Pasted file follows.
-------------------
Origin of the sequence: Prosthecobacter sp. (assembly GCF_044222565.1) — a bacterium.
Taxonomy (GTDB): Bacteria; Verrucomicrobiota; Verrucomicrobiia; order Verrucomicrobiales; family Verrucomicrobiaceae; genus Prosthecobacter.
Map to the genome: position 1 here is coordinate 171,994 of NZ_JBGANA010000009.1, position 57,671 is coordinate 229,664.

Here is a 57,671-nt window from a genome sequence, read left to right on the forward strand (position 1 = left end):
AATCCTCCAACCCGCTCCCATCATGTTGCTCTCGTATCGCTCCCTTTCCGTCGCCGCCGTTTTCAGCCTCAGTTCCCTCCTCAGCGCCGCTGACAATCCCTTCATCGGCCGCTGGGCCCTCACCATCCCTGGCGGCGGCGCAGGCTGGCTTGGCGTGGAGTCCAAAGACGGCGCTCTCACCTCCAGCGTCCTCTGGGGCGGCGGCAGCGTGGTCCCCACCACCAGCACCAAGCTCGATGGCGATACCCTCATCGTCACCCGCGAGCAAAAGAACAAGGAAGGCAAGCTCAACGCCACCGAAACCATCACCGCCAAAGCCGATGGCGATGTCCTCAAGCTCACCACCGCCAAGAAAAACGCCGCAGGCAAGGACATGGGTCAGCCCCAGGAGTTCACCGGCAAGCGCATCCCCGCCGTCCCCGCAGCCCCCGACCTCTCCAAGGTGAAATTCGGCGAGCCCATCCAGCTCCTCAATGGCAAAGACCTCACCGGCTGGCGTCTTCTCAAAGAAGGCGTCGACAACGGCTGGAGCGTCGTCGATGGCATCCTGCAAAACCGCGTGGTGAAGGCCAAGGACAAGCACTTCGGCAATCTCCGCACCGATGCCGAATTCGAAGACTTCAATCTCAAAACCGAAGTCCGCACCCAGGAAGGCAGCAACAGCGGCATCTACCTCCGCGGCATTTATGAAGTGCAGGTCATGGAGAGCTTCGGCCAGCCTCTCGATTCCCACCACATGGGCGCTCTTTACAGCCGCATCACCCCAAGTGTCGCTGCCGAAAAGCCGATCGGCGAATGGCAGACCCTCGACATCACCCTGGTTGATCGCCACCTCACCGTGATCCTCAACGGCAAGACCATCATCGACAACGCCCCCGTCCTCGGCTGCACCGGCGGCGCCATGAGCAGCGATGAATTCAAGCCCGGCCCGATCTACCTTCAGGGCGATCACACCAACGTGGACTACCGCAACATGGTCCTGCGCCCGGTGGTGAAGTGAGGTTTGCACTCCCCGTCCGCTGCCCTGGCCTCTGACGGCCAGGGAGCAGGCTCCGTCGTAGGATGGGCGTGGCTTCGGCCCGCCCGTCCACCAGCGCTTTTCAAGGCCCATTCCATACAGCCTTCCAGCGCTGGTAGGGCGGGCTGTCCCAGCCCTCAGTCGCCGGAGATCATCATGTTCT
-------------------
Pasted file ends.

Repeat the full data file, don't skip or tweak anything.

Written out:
Origin of the sequence: Prosthecobacter sp. (assembly GCF_044222565.1) — a bacterium.
Taxonomy (GTDB): Bacteria; Verrucomicrobiota; Verrucomicrobiia; order Verrucomicrobiales; family Verrucomicrobiaceae; genus Prosthecobacter.
Map to the genome: position 1 here is coordinate 171,994 of NZ_JBGANA010000009.1, position 57,671 is coordinate 229,664.

Here is a 57,671-nt window from a genome sequence, read left to right on the forward strand (position 1 = left end):
AATCCTCCAACCCGCTCCCATCATGTTGCTCTCGTATCGCTCCCTTTCCGTCGCCGCCGTTTTCAGCCTCAGTTCCCTCCTCAGCGCCGCTGACAATCCCTTCATCGGCCGCTGGGCCCTCACCATCCCTGGCGGCGGCGCAGGCTGGCTTGGCGTGGAGTCCAAAGACGGCGCTCTCACCTCCAGCGTCCTCTGGGGCGGCGGCAGCGTGGTCCCCACCACCAGCACCAAGCTCGATGGCGATACCCTCATCGTCACCCGCGAGCAAAAGAACAAGGAAGGCAAGCTCAACGCCACCGAAACCATCACCGCCAAAGCCGATGGCGATGTCCTCAAGCTCACCACCGCCAAGAAAAACGCCGCAGGCAAGGACATGGGTCAGCCCCAGGAGTTCACCGGCAAGCGCATCCCCGCCGTCCCCGCAGCCCCCGACCTCTCCAAGGTGAAATTCGGCGAGCCCATCCAGCTCCTCAATGGCAAAGACCTCACCGGCTGGCGTCTTCTCAAAGAAGGCGTCGACAACGGCTGGAGCGTCGTCGATGGCATCCTGCAAAACCGCGTGGTGAAGGCCAAGGACAAGCACTTCGGCAATCTCCGCACCGATGCCGAATTCGAAGACTTCAATCTCAAAACCGAAGTCCGCACCCAGGAAGGCAGCAACAGCGGCATCTACCTCCGCGGCATTTATGAAGTGCAGGTCATGGAGAGCTTCGGCCAGCCTCTCGATTCCCACCACATGGGCGCTCTTTACAGCCGCATCACCCCAAGTGTCGCTGCCGAAAAGCCGATCGGCGAATGGCAGACCCTCGACATCACCCTGGTTGATCGCCACCTCACCGTGATCCTCAACGGCAAGACCATCATCGACAACGCCCCCGTCCTCGGCTGCACCGGCGGCGCCATGAGCAGCGATGAATTCAAGCCCGGCCCGATCTACCTTCAGGGCGATCACACCAACGTGGACTACCGCAACATGGTCCTGCGCCCGGTGGTGAAGTGAGGTTTGCACTCCCCGTCCGCTGCCCTGGCCTCTGACGGCCAGGGAGCAGGCTCCGTCGTAGGATGGGCGTGGCTTCGGCCCGCCCGTCCACCAGCGCTTTTCAAGGCCCATTCCATACAGCCTTCCAGCGCTGGTAGGGCGGGCTGTCCCAGCCCTCAGTCGCCGGAGATCATCATGTTCT